Big bird sounds archive on the internet

This 21 December 2018 video says about itself:

In October 2018, Ireland’s National Biodiversity Data Centre was delighted to host the 25th meeting of the Governing Board of the Global Biodiversity Information Facility (GBIF) in Kilkenny.

GBIF is a global network of 59 Participant Countries and 38 international organisations and initiatives, working together to share data and information on the world’s biological diversity.

From the Global Biodiversity Information Facility:

9 January 2019

Tweets, chirps and hoots: collaborative project Xeno-canto adds 170,000 sound-based bird records

New Dutch dataset more than doubles the number of species occurrences with audio recordings

Images and videos recorded by professional researchers and citizen scientists often provide evidence of species occurring in time and space. But sound recordings can be equally important for identifying species–especially those more easily heard than seen.

While more than 31 million species occurrences available in have images attached to them, only about 100,000 records have accompanying sound files. However, since its addition last month, a new dataset has more than doubled this number, bringing 170,041 more audio-enabled occurrence records to

Xeno-canto (XC) is a long-term collaborative project dedicated to collecting and sharing the sounds of wild birds from across the world. Started in 2005, XC accepts contributions from anyone–professional researchers, dedicated amateur birders or aspiring citizen scientists–who is willing and able to record bird sounds. More than 4,000 XC contributors have recorded and uploaded the sounds of 10,063 avian species–data that has already been used in scientific studies (e.g. Avendaño et al, 2017). The dataset metrics can also give users a sense of the taxonomic and geographical scope of the XC contribution.

Identifications of recordings are subject to crowd-sourced validation by the Xeno-canto community, ensuring accurate, high-quality species identification. As data becomes discoverable through, XC contributors not only help popularize bird sound recordings worldwide, but also add knowledge about avian distributions for use in research and policy-making.

XC intends to update the dataset on regularly, as users add around 5,000 new recordings every month. The next update is expected to bring the total number of records to more than 250,000 records, a spike prompted by current users adopting more open licences for the occurrence information (while maintaining different ones applied to audio files).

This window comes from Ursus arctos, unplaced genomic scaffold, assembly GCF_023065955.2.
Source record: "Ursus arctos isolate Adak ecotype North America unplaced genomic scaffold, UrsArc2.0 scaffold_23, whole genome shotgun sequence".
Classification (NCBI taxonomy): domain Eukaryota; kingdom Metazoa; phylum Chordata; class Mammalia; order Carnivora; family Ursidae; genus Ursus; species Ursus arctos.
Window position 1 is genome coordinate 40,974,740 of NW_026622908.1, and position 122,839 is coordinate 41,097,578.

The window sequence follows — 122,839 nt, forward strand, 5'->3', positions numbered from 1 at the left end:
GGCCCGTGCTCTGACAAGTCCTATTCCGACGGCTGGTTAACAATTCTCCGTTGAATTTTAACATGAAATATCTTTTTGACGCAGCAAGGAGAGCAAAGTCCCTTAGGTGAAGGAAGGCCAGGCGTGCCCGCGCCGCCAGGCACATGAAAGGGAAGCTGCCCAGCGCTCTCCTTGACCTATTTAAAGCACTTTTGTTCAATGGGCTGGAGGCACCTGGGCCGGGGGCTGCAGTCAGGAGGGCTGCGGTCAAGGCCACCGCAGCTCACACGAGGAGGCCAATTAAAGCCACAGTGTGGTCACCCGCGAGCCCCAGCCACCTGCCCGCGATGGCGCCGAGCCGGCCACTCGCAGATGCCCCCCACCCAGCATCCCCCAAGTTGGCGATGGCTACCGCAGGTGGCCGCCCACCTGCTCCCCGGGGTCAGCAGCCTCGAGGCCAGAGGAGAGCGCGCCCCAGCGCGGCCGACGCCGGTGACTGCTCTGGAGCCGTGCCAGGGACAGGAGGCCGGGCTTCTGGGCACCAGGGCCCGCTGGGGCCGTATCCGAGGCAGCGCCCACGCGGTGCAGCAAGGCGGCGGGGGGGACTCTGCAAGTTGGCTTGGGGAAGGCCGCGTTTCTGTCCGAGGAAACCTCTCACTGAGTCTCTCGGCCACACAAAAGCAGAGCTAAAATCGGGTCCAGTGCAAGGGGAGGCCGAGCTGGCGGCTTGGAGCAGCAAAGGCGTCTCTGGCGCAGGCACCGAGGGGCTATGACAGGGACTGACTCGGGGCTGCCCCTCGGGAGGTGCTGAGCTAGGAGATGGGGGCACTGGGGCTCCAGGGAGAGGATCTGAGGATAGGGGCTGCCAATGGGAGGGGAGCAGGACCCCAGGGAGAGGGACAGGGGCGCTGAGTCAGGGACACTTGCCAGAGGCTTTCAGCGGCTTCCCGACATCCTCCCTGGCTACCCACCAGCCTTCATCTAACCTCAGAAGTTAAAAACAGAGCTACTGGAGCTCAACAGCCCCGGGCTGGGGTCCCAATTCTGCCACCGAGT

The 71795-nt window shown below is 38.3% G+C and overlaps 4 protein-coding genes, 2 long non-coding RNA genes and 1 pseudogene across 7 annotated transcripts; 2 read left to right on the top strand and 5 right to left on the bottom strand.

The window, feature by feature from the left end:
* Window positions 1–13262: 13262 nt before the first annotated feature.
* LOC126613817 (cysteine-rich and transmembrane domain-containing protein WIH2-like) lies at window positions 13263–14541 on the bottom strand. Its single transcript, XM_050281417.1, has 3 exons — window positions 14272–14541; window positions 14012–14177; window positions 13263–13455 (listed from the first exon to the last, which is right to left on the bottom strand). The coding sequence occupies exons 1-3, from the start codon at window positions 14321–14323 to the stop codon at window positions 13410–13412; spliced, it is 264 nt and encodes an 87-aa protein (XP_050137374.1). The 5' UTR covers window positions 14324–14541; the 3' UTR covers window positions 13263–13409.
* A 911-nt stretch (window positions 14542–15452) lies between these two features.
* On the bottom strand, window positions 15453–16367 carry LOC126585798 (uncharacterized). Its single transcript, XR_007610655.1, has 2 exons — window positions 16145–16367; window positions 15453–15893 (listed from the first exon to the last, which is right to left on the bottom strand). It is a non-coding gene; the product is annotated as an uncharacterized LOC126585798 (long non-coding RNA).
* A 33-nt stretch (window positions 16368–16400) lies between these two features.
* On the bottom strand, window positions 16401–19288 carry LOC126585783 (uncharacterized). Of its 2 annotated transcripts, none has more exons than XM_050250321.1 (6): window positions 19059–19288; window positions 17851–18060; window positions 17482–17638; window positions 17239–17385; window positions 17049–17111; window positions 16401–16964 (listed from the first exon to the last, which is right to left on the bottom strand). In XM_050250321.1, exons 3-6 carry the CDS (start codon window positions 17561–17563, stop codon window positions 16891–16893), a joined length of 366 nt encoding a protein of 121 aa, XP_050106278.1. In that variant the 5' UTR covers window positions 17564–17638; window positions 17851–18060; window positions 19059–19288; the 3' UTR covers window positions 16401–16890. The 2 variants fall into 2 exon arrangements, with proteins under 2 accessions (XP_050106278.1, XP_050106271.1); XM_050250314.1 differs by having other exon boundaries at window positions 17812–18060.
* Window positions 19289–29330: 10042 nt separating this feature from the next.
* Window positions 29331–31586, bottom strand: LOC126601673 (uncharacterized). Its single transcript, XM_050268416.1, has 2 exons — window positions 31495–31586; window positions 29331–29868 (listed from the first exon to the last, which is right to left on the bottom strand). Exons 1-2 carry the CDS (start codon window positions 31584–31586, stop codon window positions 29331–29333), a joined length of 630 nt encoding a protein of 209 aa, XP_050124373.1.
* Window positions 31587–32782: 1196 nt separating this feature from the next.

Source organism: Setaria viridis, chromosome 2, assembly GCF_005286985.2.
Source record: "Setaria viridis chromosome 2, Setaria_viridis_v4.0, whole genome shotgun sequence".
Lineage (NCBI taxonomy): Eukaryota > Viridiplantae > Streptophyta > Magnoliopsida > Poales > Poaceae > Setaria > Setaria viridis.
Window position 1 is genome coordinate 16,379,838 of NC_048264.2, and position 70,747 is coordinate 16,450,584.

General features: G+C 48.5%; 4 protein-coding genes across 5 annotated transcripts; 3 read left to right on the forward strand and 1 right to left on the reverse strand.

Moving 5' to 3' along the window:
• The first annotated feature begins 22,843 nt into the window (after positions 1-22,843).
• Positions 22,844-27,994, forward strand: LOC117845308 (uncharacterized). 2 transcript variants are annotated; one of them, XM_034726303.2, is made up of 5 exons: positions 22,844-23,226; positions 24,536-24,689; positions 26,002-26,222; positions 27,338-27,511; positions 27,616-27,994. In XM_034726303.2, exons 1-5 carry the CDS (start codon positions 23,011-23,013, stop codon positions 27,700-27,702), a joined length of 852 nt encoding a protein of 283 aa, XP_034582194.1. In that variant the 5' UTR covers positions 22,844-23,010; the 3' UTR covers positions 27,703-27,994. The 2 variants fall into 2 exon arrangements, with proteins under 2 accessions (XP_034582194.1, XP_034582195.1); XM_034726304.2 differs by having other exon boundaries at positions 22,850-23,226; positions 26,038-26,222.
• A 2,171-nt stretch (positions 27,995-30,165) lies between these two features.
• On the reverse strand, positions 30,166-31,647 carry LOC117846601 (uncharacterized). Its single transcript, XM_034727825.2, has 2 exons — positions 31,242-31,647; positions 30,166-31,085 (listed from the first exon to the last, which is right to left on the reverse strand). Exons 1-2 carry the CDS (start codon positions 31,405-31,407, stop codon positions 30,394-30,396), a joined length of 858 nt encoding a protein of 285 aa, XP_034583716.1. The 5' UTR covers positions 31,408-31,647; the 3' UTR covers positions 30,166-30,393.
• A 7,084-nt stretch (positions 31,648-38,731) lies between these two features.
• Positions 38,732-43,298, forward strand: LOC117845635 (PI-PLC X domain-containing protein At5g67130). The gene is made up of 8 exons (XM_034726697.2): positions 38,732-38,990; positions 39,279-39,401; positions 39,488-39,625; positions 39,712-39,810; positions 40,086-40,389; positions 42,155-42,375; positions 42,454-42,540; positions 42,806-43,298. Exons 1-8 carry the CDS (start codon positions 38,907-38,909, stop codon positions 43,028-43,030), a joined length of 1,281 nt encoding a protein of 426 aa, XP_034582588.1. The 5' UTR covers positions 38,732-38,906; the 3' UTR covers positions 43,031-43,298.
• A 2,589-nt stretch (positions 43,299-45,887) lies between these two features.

As multimedia evidence in occurrence records have become more frequent, it’s important to make it easy for users to view, watch and listen to them. The arrival of the XC dataset prompted improvements to the occurrence pages, making the interface for playback and viewing more accessible and intuitive. Now, in addition to viewing images, users can now also watch videos and listen to audio recordings–directly on the occurrence page.

Members of GBIF community in the Netherlands play a critical role in making the XC dataset available through Naturalis Biodiversity Center has provided the project with long-term support and funding, and persistent, multi-year engagement by the staff of NLBIF has led to them hosting the Dutch national node to host this version of the project dataset.

While audio-enabled records available in are still dominated by the avian variety, users of may be surprised be the taxanomic breadth of other audio content–including sounds of spiders, bees, monkeys–and even an underwater recording of spawning cod.


Irish Catholic mass grave children to be reburied

This 7 April 2018 video says about itself:

Children of Shame (Crime Documentary) – Real Stories

Tuam, a quiet town in the west of Ireland. Tuam, a name that traumatised the whole of Ireland in the spring of 2014, when an unimaginable story was revealed. A hidden mass grave containing the remains of some 800 children was discovered on the former grounds of a home for single mothers, a hell on earth where children died from ill treatment, and were shamefully buried in secret and forgotten.

Up until the 1990s, dozens of these detention centres were run by religious orders, but the country is still reluctant to confront the ghosts of its past.

Provisional gravestone in Tuam, Ireland, for possibly 796 mass grave children

Translated from Dutch NOS TV today:

Ireland wants to rebury hundreds of children’s dead bodies from mass grave

The Irish government has decided to dig up hundreds of baby dead bodies on the site of a former shelter for unmarried mothers near the town of Tuam, in the west of Ireland.